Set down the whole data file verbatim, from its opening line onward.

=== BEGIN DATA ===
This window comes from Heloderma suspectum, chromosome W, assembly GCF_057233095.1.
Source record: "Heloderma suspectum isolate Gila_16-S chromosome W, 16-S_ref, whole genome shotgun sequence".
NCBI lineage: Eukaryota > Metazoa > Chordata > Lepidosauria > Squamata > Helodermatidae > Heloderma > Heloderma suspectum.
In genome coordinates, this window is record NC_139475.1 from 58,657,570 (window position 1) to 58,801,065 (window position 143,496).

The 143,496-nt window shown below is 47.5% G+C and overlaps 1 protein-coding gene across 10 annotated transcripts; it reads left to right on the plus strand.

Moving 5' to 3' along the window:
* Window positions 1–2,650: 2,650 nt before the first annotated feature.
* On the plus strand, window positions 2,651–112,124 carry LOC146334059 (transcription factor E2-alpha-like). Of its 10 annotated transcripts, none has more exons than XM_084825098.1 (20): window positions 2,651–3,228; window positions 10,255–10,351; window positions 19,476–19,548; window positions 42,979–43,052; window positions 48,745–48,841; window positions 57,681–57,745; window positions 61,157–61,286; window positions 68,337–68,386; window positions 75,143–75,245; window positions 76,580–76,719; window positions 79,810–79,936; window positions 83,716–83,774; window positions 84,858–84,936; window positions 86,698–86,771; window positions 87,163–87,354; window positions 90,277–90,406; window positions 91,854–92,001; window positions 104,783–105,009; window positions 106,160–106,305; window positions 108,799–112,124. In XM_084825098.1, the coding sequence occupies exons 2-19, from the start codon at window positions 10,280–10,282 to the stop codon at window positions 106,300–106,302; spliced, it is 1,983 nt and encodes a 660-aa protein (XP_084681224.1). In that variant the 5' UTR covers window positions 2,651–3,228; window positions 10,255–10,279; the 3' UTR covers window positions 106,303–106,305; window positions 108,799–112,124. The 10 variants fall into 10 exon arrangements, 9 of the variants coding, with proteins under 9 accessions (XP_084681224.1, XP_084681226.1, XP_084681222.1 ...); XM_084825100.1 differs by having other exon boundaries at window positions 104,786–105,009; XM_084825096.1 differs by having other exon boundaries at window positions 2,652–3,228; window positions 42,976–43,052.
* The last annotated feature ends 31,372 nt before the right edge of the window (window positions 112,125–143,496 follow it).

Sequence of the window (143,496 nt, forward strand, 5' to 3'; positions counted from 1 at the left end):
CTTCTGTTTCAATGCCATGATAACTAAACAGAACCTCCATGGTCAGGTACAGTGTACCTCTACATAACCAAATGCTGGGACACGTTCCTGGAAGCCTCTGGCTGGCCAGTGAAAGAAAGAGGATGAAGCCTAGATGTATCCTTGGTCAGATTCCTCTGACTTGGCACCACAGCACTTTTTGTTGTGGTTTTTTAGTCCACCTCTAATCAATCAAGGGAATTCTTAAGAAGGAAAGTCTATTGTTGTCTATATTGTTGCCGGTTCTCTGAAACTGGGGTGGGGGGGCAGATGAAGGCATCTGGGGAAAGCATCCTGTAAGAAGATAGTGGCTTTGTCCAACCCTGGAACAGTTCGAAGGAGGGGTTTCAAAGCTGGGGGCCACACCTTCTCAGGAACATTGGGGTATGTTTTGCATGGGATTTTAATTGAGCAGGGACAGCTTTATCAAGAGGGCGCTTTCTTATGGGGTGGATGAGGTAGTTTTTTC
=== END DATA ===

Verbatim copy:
This window comes from Heloderma suspectum, chromosome W, assembly GCF_057233095.1.
Source record: "Heloderma suspectum isolate Gila_16-S chromosome W, 16-S_ref, whole genome shotgun sequence".
NCBI lineage: Eukaryota > Metazoa > Chordata > Lepidosauria > Squamata > Helodermatidae > Heloderma > Heloderma suspectum.
In genome coordinates, this window is record NC_139475.1 from 58,657,570 (window position 1) to 58,801,065 (window position 143,496).

The 143,496-nt window shown below is 47.5% G+C and overlaps 1 protein-coding gene across 10 annotated transcripts; it reads left to right on the plus strand.

Moving 5' to 3' along the window:
* Window positions 1–2,650: 2,650 nt before the first annotated feature.
* On the plus strand, window positions 2,651–112,124 carry LOC146334059 (transcription factor E2-alpha-like). Of its 10 annotated transcripts, none has more exons than XM_084825098.1 (20): window positions 2,651–3,228; window positions 10,255–10,351; window positions 19,476–19,548; window positions 42,979–43,052; window positions 48,745–48,841; window positions 57,681–57,745; window positions 61,157–61,286; window positions 68,337–68,386; window positions 75,143–75,245; window positions 76,580–76,719; window positions 79,810–79,936; window positions 83,716–83,774; window positions 84,858–84,936; window positions 86,698–86,771; window positions 87,163–87,354; window positions 90,277–90,406; window positions 91,854–92,001; window positions 104,783–105,009; window positions 106,160–106,305; window positions 108,799–112,124. In XM_084825098.1, the coding sequence occupies exons 2-19, from the start codon at window positions 10,280–10,282 to the stop codon at window positions 106,300–106,302; spliced, it is 1,983 nt and encodes a 660-aa protein (XP_084681224.1). In that variant the 5' UTR covers window positions 2,651–3,228; window positions 10,255–10,279; the 3' UTR covers window positions 106,303–106,305; window positions 108,799–112,124. The 10 variants fall into 10 exon arrangements, 9 of the variants coding, with proteins under 9 accessions (XP_084681224.1, XP_084681226.1, XP_084681222.1 ...); XM_084825100.1 differs by having other exon boundaries at window positions 104,786–105,009; XM_084825096.1 differs by having other exon boundaries at window positions 2,652–3,228; window positions 42,976–43,052.
* The last annotated feature ends 31,372 nt before the right edge of the window (window positions 112,125–143,496 follow it).

Sequence of the window (143,496 nt, forward strand, 5' to 3'; positions counted from 1 at the left end):
CTTCTGTTTCAATGCCATGATAACTAAACAGAACCTCCATGGTCAGGTACAGTGTACCTCTACATAACCAAATGCTGGGACACGTTCCTGGAAGCCTCTGGCTGGCCAGTGAAAGAAAGAGGATGAAGCCTAGATGTATCCTTGGTCAGATTCCTCTGACTTGGCACCACAGCACTTTTTGTTGTGGTTTTTTAGTCCACCTCTAATCAATCAAGGGAATTCTTAAGAAGGAAAGTCTATTGTTGTCTATATTGTTGCCGGTTCTCTGAAACTGGGGTGGGGGGGCAGATGAAGGCATCTGGGGAAAGCATCCTGTAAGAAGATAGTGGCTTTGTCCAACCCTGGAACAGTTCGAAGGAGGGGTTTCAAAGCTGGGGGCCACACCTTCTCAGGAACATTGGGGTATGTTTTGCATGGGATTTTAATTGAGCAGGGACAGCTTTATCAAGAGGGCGCTTTCTTATGGGGTGGATGAGGTAGTTTTTTC